Will history repeat itself?
The fact that some influential leaders still support the appointment of Mattingley as the chairman of Playtech made me wonder if there are any shady deals behind closed doors. If not, how could they turn a blind eye to his involvement in one of the biggest gambling scandals in history? Will Playtech become another Football Index under Mattingley’s management? Will these people take responsibility if the same disaster happens?
After the Football Index collapse, doubts have been expressed about why the controversial company was able to draw support from prominent names within the gambling industry; and why it was easily licenced by the UKGC if its operation was a breach of the British gambling law right from the start.
This incident, in my opinion, is not simply another case of improper operation of commercial institutions, nor it is about ‘a poorly run company causing football fans or users who invested in the flurry to suffer losses that they knew they were at risk of’. It has violated or even shaken up the legal norms of a country’s gambling industry. Tens of thousands of lives and livelihoods have been destroyed. Decision makers are certainly culpable in all these and must be held accountable.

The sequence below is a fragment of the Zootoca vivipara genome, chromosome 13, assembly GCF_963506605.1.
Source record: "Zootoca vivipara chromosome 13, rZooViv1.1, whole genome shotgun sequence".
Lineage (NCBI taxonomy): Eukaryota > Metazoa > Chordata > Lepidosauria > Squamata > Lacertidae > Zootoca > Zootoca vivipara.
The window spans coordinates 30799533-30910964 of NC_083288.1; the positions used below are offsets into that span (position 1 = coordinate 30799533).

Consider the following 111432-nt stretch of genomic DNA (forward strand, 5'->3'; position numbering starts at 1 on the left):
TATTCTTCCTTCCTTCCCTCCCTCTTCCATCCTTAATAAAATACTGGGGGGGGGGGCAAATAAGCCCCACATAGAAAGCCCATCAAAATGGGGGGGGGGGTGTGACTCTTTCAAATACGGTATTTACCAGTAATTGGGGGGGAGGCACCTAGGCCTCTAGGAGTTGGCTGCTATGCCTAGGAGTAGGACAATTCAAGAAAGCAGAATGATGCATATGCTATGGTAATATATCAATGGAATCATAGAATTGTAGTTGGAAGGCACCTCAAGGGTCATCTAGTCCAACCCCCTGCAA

In reality, however, Mattingley slipped away unscathed and is about to play another big role in a peer company, earnestly anticipated and supported by some of the big figures. What a bizarre turn.
A high-profile chairman doesn’t necessarily mean a good one
One of the qualities that a good chairman must possess is the ability to maintain good corporate governance that promotes the highest standards of integrity.
Yet judging from Mattingley’s inaction and abnormal behaviors in the Football Index incident – where he neither challenged the management of the company when necessary nor, as the ex-chairman, made proper explanations to the investors who suffered immense losses, I doubt if he is the best choice for Playtech.
Perhaps the secrets and truths behind these ‘capital games’ are more complicated than you and I can imagine. But the important question here is: how could the public trust Mattingley again?
Sources and references:
1. Football Index Scandal: Stricken Soccer Trading Platform’s License Suspended
2. Football Index punters seek answers
3. Football Index collapse: ‘I lost GBP4,000 in seven days’
4. Football Index: customers’ money trapped after platform is suspended
5. Football Index Facing UK Government Inquiry into ‘Flawed’ Business Model
6. Brian Mattingley joins fast growth Football Index as Non-Exec Chairman
7. Brian Mattingley leaves 888 to become Playtech chairman
8. Brian “appointed” to be the chairman 3/3/2021
9. Jason Ader: Mattingley cannot ‘afford to be a compromiser’ at Playtech
10. Football Index names Brian Mattingley as non-executive chairman as it makes hattrick of board appointments
11. UK company house record, Brian serving as the director of Index Lab (Football index parents company)’ director from 9/2018 – 4/2020
12. Football Index crash: The whistleblowers – ‘We were almost in denial’
Copyright 2021 ACN Newswire. All rights reserved. (via SEAPRWire)